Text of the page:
Unforgettable memories on the Canal de Garonne
Choosing a starting point for your boating holiday
You can start your boat holiday in southwest France from a number of different locations. It all depends on your own preferences. When travelling along the Canal de Garonne, holidaymakers can begin their journey at either end of the canal. This includes either starting further south in the city of Toulouse or at the northern section in the commune town of Castets-en-Dorthe. Although Castets-en-Dorthe is the canal’s most northerly section, its proximity to the city of Bordeaux makes Bordeaux a great place to visit before starting out on your canal boat.
Exploring the city of Bordeaux is a must-do activity when in this area of southwest France, as there is so much to see and do.
One of the city’s most iconic landmarks is the palace of Place de la Bourse. Designed and constructed in the early 18th century, the breathtaking palace is a reflection of France’s royal and pre-revolutionary history. As the world capital of wine, Bordeaux plays host to the museum of wine, known as ‘La Cité du Vin’. Inside the La Cité du Vin museum, visitors can see a whole collection of wine exhibitions and wine-centred history.
Aside from its fantastic architecture, wine and gastronomical must-haves, Bordeaux is one of the country’s most famous and iconic cities. This being said, no exploration of France’s southwest would be complete without a visit here, via boat, car or foot.
Sailing your Canal de Garonne boat hire westwards
After setting out from Agen, heading on a westerly route will take you along some of the greener and more picturesque routes of the canal. Passing out of the city will open your view up to the stunning views of the many arched canal bridges and aqueducts that line this section of the canal. You will now have to make the first major decision of your boating holidays; whether to follow the canal route northwards to Castets-en-Dorthe or to follow the southerly route south along the River Baïse.
Turning into the Canal de Garonne’s tributary river, known as the River Baïse, you will be confronted with the commune town of Buzet-sur-Baïse.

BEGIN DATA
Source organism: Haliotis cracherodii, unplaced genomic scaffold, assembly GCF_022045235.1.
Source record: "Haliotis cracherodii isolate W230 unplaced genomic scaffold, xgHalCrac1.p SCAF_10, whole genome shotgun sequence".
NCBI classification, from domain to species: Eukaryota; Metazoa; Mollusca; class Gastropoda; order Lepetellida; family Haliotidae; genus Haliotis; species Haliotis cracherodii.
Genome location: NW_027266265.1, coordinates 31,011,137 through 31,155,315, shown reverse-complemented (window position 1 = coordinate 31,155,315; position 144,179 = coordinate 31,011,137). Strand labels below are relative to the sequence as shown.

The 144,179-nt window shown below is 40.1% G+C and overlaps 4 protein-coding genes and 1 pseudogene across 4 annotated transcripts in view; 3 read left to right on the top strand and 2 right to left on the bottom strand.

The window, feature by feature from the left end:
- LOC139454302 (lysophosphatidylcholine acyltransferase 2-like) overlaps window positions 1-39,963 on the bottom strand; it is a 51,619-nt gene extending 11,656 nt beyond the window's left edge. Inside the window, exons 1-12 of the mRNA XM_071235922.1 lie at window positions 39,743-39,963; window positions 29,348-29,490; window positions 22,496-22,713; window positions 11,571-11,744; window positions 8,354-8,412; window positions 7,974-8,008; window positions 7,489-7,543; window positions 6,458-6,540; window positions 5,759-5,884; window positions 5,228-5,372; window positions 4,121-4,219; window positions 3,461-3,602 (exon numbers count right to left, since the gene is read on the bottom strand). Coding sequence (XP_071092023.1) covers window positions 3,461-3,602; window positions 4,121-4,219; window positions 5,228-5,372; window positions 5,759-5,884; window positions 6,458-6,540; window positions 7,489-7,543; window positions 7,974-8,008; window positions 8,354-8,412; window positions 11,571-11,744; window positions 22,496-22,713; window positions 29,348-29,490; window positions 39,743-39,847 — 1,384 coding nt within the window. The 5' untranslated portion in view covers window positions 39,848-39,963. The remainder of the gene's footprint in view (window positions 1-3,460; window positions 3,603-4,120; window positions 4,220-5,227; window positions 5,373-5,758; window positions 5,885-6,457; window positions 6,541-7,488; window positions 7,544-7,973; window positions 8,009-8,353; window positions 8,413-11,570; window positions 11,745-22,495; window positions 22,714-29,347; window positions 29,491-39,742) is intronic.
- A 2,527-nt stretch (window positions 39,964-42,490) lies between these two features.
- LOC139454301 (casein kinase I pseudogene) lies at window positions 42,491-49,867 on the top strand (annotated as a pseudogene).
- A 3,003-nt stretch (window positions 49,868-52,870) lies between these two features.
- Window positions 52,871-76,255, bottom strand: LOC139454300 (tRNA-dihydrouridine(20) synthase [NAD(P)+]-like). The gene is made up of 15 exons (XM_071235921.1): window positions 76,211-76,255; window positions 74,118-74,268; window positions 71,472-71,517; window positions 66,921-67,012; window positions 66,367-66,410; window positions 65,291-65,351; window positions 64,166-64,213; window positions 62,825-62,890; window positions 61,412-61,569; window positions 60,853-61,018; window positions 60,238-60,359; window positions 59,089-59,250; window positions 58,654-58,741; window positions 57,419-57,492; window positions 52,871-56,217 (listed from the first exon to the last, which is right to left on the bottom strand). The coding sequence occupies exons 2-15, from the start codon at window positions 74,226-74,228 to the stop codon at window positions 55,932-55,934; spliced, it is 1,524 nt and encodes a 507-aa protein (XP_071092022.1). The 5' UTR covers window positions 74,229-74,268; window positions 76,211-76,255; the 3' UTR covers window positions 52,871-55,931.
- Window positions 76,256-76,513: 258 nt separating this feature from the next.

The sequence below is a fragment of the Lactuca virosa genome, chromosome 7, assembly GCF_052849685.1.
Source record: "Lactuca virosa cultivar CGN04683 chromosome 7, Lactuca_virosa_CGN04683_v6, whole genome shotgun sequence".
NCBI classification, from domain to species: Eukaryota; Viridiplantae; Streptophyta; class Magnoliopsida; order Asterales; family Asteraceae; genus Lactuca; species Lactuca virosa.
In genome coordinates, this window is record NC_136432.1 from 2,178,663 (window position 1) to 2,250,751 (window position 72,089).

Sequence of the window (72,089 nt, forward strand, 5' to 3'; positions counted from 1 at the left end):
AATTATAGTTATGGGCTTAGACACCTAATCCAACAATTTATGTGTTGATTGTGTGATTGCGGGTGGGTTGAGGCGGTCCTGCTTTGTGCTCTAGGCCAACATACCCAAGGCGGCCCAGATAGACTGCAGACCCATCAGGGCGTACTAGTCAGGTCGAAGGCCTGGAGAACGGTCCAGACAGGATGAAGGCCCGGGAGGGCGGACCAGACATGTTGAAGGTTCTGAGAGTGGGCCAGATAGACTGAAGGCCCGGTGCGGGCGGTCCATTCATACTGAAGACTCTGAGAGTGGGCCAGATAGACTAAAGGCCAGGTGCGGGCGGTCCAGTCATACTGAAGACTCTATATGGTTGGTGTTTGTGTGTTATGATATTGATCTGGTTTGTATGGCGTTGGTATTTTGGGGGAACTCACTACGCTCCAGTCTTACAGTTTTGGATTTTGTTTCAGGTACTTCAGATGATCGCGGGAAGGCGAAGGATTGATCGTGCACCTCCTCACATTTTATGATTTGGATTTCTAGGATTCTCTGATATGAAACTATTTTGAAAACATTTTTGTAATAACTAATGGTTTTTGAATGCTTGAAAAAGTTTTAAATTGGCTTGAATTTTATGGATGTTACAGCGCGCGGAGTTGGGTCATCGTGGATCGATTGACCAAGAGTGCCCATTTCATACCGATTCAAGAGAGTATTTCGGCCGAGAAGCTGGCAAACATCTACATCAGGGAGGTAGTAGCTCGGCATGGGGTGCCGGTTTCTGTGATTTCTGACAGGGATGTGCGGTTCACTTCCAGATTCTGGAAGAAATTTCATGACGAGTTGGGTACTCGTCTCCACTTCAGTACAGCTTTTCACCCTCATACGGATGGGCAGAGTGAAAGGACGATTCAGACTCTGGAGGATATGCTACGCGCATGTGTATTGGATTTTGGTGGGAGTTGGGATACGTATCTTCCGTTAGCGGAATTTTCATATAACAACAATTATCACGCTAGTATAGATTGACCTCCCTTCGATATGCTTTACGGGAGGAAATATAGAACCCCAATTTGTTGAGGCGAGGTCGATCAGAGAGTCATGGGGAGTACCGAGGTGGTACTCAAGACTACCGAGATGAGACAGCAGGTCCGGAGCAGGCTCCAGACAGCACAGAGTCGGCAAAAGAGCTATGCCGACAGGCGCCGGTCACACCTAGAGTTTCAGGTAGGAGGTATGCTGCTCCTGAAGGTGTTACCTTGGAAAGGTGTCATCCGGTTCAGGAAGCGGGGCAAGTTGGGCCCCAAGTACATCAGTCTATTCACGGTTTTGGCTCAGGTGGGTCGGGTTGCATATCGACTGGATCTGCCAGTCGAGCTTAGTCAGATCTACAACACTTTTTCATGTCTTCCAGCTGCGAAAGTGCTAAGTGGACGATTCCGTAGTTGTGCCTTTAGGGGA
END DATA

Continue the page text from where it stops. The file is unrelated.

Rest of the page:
As the River Baïse’s first commune, Buzet-sur-Baïse is a great place to stop and gather your thoughts and assess the new route and its surroundings. Following this tributary south, you will eventually come to the town of Nérac. Giving inspiration to the novel and film ‘Chocolat’, Nérac is a truly quintessential French town, complete with all the romantic connotations.
One of the most visited attractions in all of Nérac is the Château de Nérac. This medieval castle has a long and disjointed history, peppered with the many names and families of French royal rule. Most notably, the castle was the home of the French King Henri IV and his fellow court. Later, the castle was used as the town’s prison – all this can be learnt in detail by visiting the castle itself.
Navigating the southern regions of the River Baïse
Passing on from the town of Nérac, your boating holiday will pass into the southernmost area of the River Baïse and the many settlements along its banks. The village of Moncrabeau is a perfect stop off along the river, home to traditional French village life, complete with all its eccentricities and small village charm. One such eccentric pastime is the yearly festival known as the Festival des Menteurs or Festival of Liars in English. Contestants are scored on their abilities to tell convincing tall-tails, a tradition that has existed in Moncrabeau for many decades.
Moving on from these small riverside villages, you will come to the port town of Condom. The French commune of Condom takes its name from the Gaulish placename of Condatomagos, which in turn evolved to the more Latin, Condom.
Apart from being a major settlement along the River Baïse, Condom has many of its own attractions that make stopping here and exploring definitely worth the journey.